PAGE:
In 1969, RCA Victor moved to 1133 6th Avenue at 44th St.  In the 1980s the building and surrounding properties were acquired by the CUNY (City University of New York) and used by them until the late 1990s.  The entire block was destroyed when Baruch College expanded but prior to demolition, while empty, the building was rented for use in the filming of the 1997 film "The Devil's Own" starring Harrison Ford and Brad Pitt.  The site is now occupied by Baruch's new vertical campus.  

James V. Roy
February 2004

Special Thanks to Al Wertheimer, Susan Schmidt Horning 
and to Jim Elyea at History for Hire for proper microphone identification


Trip To the NY Vault

In 1989 while on one research visit with Ernst Jorgensen to New York and the RCA vault, Ger Rijff met with photographer Al Wertheimer and visited the building which was the former RCA building in NY.  Ger sent me these photos recently to use here.


Intersection of Lexington Ave and E. 24th St. NYC - 1989
Photo courtesy Ger Rijff


RCA Studio building (Baruch College) at 155 E 24th  - 1989
Photo courtesy Ger Rijff


Entrance at 155 E 24th St - 1989
Photo courtesy Ger Rijff


 Al Wertheimer at entrance to 155 E 24th St - 1989
Photo courtesy Ger Rijff


Session sheet for "Blue Suede Shoes" and "My Baby Left Me" Jan 30, 1956
Photo courtesy Ger Rijff


Session sheet for "One Sided Love Affair" and "So Glad You're Mine" Jan 30, 1956
Photo courtesy Ger Rijff


Handwritten Lyrics to "Don't Be Cruel" (suspected to be a forgery)
Photo courtesy Ger Rijff


Handwritten Lyrics to "Don't Be Cruel"
(suspected to be a forgery)
Photo courtesy Ger Rijff


Al Wertheimer outside the post office across from RCA
Photo courtesy Ger Rijff

After the Hound Dog session, Al recalled Elvis talking to the postal workers across the street from the RCA Building and handing out autographs.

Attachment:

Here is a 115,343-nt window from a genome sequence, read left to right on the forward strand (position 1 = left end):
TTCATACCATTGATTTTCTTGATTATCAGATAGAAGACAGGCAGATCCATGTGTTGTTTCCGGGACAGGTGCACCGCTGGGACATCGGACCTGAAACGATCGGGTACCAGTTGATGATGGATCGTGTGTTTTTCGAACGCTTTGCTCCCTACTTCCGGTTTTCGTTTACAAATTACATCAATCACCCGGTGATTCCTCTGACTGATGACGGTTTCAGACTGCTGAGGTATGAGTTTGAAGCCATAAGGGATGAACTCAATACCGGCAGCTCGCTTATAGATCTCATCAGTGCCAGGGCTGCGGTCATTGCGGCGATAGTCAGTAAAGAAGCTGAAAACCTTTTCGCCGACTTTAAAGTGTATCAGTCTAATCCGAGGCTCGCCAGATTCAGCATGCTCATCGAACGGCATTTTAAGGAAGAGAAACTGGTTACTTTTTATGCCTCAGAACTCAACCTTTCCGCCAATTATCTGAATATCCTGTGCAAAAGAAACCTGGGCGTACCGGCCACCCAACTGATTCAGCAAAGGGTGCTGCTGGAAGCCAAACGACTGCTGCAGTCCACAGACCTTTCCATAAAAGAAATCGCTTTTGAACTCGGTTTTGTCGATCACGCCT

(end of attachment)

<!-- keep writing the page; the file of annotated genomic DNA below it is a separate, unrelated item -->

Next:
Ger Rijff and Al Wertheimer in Al's office sorting pictures -1989
Photos courtesy Ger Rijff

Alfred Wertheimer and I are sorting out material for my books.


the RCA NY Vault - 1989
Photo courtesy Ger Rijff


Ernst Jorgensen and Eric Rasmussen in the RCA NY Vault - 1989
Photo courtesy Ger Rijff


the RCA NY Vault - 1989
Photo courtesy Ger Rijff


Tape from Radio Recorders - 1957
"Precious Lord" "It Is No Secret" "Blueberry Hill" "Have I Told You Lately" and "Is it To ??"
Photo courtesy Ger Rijff


Tape "Loving You" from Radio Recorders - 1957
Photo courtesy Ger Rijff


RCA Engineer Dick Baxter and Roger Sermon with tape to "Kiss Me Quick" - 1989
Photo courtesy Ger Rijff


Tape to "Hound Dog," Don't Be Cruel," and "Anyway You Want Me" - 1989
Photo courtesy Ger Rijff


Ernst with original Sun takes of "Blue Moon" - 1990s
Photo courtesy Ger Rijff


Ger Rijff with RCA A&R man Chick Crumpacker - 1989
Photo courtesy Ger Rijff

Chick Crumpacker was also a 'field man' for RCA . He regularly went South checking out new C&W artists. On several trips in 1955 he met up with Elvis & The Boys. When in New York to guest on Stage Show, Chick accompanied Elvis and The Boys to Studio 50. Chick also wrote liner-notes for many RCA record releases. Among them, the story on the back of the 2nd album 'ELVIS'.

Ger J. Rijff


Peter Guralnick and Ernst Jorgensen outside pub  - 1990s
Photo courtesy Ger Rijff

When in NY to record, Scotty, Bill and DJ would spend a lot of time in this bar while Elvis was off doing his stuff.

photos added November 12, 2008